I think I should go to bed!

Sorry, she's just *over two that should say.

I have two Dogue De Bordeauxs. An almost four year old neutered male and a spayed female who is less than two. The male we've had since he was six months old and the girl since she was seventeen months. I think we've had her for just over sixth months now.

I have always had a dog and currently we have six. The two DDBs, two Staffies, a King Charles Cavalier and a Papillon. I say this so that you know I'm an experienced dog owner.

The female DDB is bonkers! While she is awake she is like a kangaroo on speed. That's fine as the younger Staffie likes boinging around the house with her but I can't control her when we're out and I've now stopped walking her (DP takes her for all walks now). At almost 10 stone she's heavier than me and when she decides she wants to go somewhere I can't hold her back. Our male weighs over 12 stone but he's so laid back and lazy it's actually getting him to walk that's the problem - I once had two police officers trying to help me get him to walk when he sat down one day and wouldn't budge and often he'll stop outside next doors drive and refuses to go any further.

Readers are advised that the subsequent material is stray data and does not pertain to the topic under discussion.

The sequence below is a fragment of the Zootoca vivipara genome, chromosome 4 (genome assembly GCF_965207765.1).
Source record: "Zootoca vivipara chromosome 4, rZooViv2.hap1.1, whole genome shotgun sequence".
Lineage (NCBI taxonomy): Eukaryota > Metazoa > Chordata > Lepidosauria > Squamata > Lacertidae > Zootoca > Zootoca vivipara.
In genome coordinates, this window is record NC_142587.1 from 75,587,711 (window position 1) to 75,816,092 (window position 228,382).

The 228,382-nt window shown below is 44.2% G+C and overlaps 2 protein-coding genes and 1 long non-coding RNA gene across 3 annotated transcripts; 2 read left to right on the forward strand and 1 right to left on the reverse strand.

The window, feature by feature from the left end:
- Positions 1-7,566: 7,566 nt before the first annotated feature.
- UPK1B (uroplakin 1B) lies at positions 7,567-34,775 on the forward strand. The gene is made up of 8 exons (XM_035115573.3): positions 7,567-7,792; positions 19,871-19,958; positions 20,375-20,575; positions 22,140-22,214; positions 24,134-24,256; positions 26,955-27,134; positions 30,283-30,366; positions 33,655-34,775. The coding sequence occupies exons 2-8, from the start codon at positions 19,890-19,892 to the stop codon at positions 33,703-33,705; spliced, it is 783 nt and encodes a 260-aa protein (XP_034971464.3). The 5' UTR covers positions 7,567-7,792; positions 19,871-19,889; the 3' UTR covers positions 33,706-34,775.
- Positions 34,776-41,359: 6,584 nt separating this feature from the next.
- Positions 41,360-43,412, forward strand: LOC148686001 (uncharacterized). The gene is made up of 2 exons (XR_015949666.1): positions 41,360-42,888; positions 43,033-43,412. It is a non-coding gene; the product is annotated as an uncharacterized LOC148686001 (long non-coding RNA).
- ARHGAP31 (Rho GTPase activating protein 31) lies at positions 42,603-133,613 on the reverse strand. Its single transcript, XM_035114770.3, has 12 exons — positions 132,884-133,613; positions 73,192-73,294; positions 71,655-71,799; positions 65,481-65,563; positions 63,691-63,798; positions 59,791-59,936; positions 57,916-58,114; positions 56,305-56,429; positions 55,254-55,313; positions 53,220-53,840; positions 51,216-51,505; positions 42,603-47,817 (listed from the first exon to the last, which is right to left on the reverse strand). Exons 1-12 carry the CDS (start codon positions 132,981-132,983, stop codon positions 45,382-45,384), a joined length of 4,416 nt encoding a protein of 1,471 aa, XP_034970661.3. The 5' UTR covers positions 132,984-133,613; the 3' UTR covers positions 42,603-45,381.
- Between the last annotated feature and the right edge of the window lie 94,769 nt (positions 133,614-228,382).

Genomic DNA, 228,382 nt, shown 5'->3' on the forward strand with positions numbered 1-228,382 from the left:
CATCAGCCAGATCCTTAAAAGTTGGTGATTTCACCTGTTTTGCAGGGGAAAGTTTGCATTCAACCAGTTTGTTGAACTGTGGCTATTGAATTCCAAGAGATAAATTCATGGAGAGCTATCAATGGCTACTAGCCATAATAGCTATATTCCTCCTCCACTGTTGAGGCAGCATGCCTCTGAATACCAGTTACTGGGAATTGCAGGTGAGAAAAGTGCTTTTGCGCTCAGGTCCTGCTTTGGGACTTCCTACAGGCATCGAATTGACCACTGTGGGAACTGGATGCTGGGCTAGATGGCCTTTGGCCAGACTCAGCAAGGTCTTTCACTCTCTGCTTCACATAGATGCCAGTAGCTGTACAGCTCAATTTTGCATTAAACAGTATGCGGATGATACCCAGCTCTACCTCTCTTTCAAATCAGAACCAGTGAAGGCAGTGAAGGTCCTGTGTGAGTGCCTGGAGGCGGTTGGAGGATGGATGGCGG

But Doris is a whole other kettle of fish! She won't walk to heel, she won't come back if she's off lead and you call her and I'm not sure what to do. All our other dogs are pretty well behaved. They just seemed to pick up what they're meant to do really quickly with the help of mini sausages grin.

We've talked about enrolling her with a trainer. It'll be DP that takes her but he's so busy at the moment that it'll be a few weeks until that gets underway. In the meantime what can we do? Have any of you had experience of training a headstrong kangaroo that weighs a ton?

Join the discussion

Join the discussion

Registering is free, easy, and means you can join in the discussion, get discounts, win prizes and lots more.

Register now